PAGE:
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AAA Music | 30 November 2021

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Richard Ashcroft & The United Nations Of Sound @ Shepherds Bush Empire

| On 21, Jun 2010

London, Shepherds Bush Empire, 16th June

Richard Ashcroft and The United Nations Of Sound showcase the forthcoming album, Redemption, to the London audience at the Shepherds Bush Empire.

Supported by his wife – Kate Radley – on keyboards, Ashcroft starts the gig with the new track Are You Ready?, followed by Born Again, setting up a religious scenario which is will intensify throughout the evening.

“This is for anyone who’s had a dark night of the soul. And that’s not an exotic chocolate,” quips Ashcroft as he introduces Let My Soul Rest.

The sound is distinct hip-hop, accompanied by quirky gangsta moves by the man himself. This however doesn’t last for long and soon Ashcroft returns to the safe path of acoustic guitar for the old favourite A Song For The Lovers. Another interesting track is This Thing Called Life, whereas She Brings Me The Music is a bit of a dull ballad.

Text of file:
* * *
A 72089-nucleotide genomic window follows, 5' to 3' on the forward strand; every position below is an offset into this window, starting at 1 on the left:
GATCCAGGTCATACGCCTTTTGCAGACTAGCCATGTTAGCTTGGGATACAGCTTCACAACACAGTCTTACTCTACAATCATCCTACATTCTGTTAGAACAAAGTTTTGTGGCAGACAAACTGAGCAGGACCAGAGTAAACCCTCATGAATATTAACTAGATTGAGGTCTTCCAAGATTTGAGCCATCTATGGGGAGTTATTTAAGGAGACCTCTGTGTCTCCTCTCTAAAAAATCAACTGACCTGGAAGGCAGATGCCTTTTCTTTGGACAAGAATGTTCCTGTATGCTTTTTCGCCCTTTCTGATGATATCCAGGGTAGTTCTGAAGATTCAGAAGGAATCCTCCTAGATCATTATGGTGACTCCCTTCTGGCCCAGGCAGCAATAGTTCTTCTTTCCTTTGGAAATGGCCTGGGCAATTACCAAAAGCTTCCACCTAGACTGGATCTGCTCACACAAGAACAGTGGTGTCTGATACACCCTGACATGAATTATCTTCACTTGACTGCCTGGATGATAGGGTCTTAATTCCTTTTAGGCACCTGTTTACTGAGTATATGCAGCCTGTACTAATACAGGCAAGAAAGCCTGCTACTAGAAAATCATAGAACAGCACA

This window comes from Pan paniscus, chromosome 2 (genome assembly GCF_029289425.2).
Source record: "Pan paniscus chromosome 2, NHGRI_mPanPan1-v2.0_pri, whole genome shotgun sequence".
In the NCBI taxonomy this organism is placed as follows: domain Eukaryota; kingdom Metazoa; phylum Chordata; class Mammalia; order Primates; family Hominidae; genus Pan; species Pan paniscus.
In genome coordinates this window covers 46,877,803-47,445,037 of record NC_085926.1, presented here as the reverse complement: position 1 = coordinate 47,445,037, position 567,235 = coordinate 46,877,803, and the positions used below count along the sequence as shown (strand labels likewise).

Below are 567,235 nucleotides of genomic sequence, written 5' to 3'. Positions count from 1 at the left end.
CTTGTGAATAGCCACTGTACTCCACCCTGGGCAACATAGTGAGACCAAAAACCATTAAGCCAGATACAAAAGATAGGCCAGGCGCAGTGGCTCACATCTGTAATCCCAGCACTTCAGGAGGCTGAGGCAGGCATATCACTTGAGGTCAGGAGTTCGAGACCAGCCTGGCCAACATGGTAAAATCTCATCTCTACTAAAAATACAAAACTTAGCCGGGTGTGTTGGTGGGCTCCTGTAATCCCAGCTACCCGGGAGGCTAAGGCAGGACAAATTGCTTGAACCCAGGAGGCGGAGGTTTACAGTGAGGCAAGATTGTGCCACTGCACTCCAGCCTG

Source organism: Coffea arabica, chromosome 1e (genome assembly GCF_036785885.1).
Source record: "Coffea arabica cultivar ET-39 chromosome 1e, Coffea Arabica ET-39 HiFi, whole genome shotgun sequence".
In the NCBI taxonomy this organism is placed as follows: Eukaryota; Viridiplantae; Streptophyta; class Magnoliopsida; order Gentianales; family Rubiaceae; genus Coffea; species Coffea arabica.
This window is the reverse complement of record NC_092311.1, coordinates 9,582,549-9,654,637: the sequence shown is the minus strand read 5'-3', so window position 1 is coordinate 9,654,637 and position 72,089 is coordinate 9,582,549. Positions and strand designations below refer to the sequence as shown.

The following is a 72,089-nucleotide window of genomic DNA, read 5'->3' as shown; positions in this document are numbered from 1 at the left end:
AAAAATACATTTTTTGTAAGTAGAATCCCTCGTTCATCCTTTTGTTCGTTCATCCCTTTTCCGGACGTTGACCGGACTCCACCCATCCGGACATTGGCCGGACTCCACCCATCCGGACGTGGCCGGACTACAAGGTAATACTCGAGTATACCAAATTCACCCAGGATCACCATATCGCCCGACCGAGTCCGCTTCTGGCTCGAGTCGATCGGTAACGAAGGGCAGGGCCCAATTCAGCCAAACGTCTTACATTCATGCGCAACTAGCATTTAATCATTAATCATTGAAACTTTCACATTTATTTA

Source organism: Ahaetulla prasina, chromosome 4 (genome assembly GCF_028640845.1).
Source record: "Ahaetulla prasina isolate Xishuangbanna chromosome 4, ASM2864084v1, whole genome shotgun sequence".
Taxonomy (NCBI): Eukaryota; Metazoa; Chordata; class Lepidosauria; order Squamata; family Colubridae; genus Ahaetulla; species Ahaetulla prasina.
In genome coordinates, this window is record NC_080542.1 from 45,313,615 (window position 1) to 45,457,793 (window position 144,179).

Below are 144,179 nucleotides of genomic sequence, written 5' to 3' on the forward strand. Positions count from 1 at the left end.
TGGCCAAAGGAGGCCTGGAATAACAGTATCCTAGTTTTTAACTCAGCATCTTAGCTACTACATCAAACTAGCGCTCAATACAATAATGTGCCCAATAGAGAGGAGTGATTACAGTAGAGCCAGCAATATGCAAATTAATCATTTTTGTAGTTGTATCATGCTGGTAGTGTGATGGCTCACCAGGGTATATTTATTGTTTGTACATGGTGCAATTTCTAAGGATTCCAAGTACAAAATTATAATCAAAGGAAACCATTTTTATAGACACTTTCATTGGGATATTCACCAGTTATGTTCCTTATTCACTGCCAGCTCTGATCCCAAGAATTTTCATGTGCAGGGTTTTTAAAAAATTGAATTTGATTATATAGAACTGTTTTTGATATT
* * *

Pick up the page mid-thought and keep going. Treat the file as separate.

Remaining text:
The peculiarity of this gig is that it is split in two halves, one which showcases UNS material, with a crescendo of guitar and crashing drums, creating the mantra “Music is Power”, hypnotizing the crowd, unable to resist the rhythm; whereas the other half is dominated by pre-UNS material, with classics such as Lucky Man, Sonnet and Bitter Sweet Symphony.

The audience goes wild every time an old classic is played, proving once again that those tunes are pure genius, whereas the new material gets a slightly colder reaction. I suppose that once you’ve composed such works of art such as those tunes, no matter how hard you try, everything else will be compared to those songs, underrating the new material. However, it is also true that the new tracks lack of the emotions and the amazing, sadden vocals we all got to love Ashcroft for.

There have been also few awkward moments, with Ashcroft trying to get the crow to sing along, but with no engagement from them (perhaps didn’t know the tunes?), which led to cutting short of songs, with almost-strop, swiftly covered by a dive into Break The Night.

The set closed with the compulsory rocking out with Break The Night With Colour.

All in all it was a good gig, but I can’t help but feel that something is missing here.

Author: James